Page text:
College students are turning to Facebook from bloggingIn 2010 Facebook announced that it had added its 550 millionth member (Grossman, 2010, p. 50). Today, just two years later, Facebook has more than 750 million members. Time spent on social networks and blogs is reportedly growing at over three times the rate of overall Internet growth (Solis, 2010, p. 19). This growth has led organizations, including colleges and universities, to redirect budgets and strategies to leverage social media tactics to better connect with key stakeholders, especially students.

Black (2010) notes that younger college-age students (18–24) use Facebook to the point where they exhibit withdrawal symptoms if they are prevented access to social media tools. This effect was so strong that it was described as an addiction.  Interestingly, Facebook reported that between 2007 and 2008 its greatest growth had come from users in the 35–49 category, a subset that consists of one-third of all users (Solis, p. 19). Nielsen found (2010b) that most students consider Facebook a personal networking tool and thus tend to avoid it when communicating with organizations. When colleges and universities do use Facebook or blogs to communicate with students, these tools have more credibility when they are in the voice of another student (Feeney, 2009).

The numbers of adults between the ages of 18–29 who continue to blog have been declining steadily over the past few years (Marcus, 2010). Today, only 15% of people in that age bracket blog—a decline of more than half between the years 2006 and 2009. During this period of decline, Facebook adoption has risen by millions of users per year (Solis, 2010, p. 19). Experts conclude that Facebook is now meeting the communication needs of people who had previously relied upon the art of blogging. Andergassen, Behringer, Finlay, Gorra, & Moore  (2009) found another reason for fewer people choosing to blog: lack of privacy. Today, students turn to the most convenient and accessible tools that help them communicate with fellow students. By far, the top tool is Facebook and, to a lesser degree, Twitter.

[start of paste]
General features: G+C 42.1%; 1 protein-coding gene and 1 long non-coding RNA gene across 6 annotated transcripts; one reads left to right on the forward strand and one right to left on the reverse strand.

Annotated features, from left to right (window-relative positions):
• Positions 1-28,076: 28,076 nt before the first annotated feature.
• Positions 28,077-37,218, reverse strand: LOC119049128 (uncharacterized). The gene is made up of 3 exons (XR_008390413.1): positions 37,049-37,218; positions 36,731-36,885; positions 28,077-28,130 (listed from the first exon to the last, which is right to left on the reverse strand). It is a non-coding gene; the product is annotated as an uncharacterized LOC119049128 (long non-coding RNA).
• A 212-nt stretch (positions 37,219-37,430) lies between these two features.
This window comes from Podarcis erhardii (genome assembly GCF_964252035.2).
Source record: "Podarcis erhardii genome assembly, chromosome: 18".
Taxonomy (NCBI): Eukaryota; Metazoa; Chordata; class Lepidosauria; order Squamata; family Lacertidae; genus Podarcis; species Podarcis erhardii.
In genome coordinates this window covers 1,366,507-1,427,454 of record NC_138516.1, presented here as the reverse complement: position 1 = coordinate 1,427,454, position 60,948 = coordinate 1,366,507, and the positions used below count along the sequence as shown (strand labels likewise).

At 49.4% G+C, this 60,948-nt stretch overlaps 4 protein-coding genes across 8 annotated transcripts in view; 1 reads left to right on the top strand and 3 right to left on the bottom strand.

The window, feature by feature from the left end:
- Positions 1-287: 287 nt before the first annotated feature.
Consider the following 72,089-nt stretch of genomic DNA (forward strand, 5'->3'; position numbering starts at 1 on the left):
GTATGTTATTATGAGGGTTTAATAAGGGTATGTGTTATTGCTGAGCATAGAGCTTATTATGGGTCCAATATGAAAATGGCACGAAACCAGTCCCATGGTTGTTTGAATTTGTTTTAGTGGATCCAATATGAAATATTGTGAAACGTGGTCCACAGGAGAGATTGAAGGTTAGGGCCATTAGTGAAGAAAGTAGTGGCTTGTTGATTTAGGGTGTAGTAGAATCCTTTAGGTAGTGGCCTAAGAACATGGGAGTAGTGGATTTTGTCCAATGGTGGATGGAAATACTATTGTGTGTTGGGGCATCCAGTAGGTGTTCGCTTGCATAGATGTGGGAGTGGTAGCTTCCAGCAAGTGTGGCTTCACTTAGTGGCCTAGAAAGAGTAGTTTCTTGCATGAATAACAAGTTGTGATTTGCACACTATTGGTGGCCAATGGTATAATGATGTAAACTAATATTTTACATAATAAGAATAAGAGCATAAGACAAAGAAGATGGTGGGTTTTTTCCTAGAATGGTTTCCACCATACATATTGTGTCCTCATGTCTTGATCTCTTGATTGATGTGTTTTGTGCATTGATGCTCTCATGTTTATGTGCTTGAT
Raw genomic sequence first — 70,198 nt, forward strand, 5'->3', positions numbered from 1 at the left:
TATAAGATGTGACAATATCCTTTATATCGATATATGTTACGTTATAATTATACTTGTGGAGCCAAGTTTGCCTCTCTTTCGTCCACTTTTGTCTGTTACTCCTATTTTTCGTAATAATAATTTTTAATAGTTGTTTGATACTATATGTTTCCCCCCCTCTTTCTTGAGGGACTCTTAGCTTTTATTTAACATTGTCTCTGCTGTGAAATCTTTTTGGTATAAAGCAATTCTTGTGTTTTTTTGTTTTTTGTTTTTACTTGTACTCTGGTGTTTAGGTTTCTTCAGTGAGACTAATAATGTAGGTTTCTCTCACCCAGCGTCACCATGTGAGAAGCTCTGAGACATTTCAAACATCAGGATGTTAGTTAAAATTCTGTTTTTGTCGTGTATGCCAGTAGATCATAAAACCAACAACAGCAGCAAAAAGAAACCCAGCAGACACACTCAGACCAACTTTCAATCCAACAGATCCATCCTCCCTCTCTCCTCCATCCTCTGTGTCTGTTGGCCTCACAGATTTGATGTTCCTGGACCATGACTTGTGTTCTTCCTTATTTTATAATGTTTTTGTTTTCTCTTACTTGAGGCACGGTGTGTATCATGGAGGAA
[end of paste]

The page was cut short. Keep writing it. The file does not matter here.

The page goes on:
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Works cited

  • Andergassen, M., Behringer, R., Finlay, J., Gorra, A., & Moore, D. (2009). Weblogs in higher education—why do students (not) blog. Electronic Journal of E-Learning, 7 (3), 203-215.
  • Black, R. (2010, April 27). College students are ‘addicted’ to social media and even experience withdrawal symptons from it. Retrieved April 30, 2010, from
  • Feeney, N. (2009, Spring). Getting personal: How colleges and high school students connect online. Journal of College Admission, 4-7.
  • Grossman, L. (2010, December 27). 2010 Person of the year: Mark Zuckerberg. Time, p. 50.
  • Marcus, M. B. (2010, February 3). The young prefer Facebook to blogging, Twitter. Retrieved May 27, 2010, from USA Today:
  • Nielsen, J. (2010b, December 15). College students on the Web. Retrieved December 17, 2010, from Jakob Nielsen’s Alertbox:
  • Solis, B. (2010). Engage! The complete guide for brands and businesses to build, cultivate, and measure success in the new Web. Hoboken, NJ: John Wiley & Sons, Inc.
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